Some Heat Release Aspects of Compression Igniting a Single-Cylinder DI Diesel on Neat Methanol 892055
Tests were performed on a single-cylinder direct-injection (DI) research diesel engine to evaluate the influence of methanol fuel on net heat release. The test program examined the use of a small pilot injection of methanol and intake-air heating as a means of compression igniting (CI) the main methanol injection. Heat-release characteristics calculated from pressure-time data and engine observations were compared between methanol and no. 2 diesel fuel.
It was found that using a small pilot approximately 20 deg CA BTDC and increasing the intake temperature to about 100 deg C gave very consistent ignition. Rate shaping of the main injection was necessary to avoid too fast initial combustion during the main injection. The maximum rate of premixed combustion was approximately half of normal diesel values, and the maximum rate of diffusion combustion was higher at low load but lower at high load for methanol.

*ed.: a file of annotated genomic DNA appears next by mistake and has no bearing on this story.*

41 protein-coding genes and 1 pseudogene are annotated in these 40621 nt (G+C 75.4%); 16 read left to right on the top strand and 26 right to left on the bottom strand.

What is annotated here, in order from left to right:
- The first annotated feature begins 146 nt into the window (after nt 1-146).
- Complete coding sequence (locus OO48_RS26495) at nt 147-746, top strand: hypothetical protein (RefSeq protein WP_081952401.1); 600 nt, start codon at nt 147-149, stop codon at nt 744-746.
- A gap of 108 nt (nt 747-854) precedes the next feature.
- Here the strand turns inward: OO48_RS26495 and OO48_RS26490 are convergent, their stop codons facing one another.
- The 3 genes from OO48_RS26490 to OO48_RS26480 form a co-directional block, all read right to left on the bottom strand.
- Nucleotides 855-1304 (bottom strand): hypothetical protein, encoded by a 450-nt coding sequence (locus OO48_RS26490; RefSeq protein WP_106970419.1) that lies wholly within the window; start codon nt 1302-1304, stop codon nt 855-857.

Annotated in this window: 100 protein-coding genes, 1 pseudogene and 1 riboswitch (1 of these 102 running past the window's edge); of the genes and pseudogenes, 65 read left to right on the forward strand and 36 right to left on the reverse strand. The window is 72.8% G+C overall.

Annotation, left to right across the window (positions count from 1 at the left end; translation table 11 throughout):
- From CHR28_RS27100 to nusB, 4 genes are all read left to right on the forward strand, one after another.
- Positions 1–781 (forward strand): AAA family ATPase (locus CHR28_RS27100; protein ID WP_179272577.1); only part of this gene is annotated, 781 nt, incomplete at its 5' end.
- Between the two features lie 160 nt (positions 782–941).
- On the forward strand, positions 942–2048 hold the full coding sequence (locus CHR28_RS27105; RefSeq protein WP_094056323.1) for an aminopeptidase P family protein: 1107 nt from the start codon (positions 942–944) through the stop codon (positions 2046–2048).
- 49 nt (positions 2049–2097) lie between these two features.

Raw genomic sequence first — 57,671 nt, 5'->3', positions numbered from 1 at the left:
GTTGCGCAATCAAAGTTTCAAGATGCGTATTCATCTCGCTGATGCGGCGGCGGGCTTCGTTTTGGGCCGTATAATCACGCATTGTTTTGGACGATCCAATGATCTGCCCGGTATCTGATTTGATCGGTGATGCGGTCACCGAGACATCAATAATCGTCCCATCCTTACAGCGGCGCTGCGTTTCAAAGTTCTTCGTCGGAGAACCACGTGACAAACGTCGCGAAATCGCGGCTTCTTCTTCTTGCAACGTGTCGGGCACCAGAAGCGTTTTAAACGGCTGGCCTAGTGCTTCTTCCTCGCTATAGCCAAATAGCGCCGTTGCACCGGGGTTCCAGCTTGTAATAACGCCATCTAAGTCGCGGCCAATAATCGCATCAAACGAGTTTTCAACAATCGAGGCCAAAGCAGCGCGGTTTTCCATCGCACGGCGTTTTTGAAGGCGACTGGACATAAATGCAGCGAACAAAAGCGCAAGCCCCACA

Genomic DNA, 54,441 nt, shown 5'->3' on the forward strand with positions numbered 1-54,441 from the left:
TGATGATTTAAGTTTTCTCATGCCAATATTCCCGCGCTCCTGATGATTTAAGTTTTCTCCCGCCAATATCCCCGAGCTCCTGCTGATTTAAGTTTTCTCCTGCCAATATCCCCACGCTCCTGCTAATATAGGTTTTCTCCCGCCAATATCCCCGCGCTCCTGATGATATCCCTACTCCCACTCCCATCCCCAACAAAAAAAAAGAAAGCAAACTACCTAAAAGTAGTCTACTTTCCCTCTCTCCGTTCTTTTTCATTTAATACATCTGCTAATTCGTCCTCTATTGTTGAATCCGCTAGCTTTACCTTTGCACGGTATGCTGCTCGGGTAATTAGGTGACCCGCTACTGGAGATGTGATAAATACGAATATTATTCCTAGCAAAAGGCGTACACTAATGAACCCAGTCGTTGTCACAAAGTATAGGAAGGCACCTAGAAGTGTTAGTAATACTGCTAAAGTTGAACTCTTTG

Exhaust hydrocarbons were two to three times higher for methanol than for diesel fuel, whereas nitrogen oxides were approximately half and soot (measured as Bosch number) was almost absent using methanol. The indicated thermal efficiency for the two fuels was similar.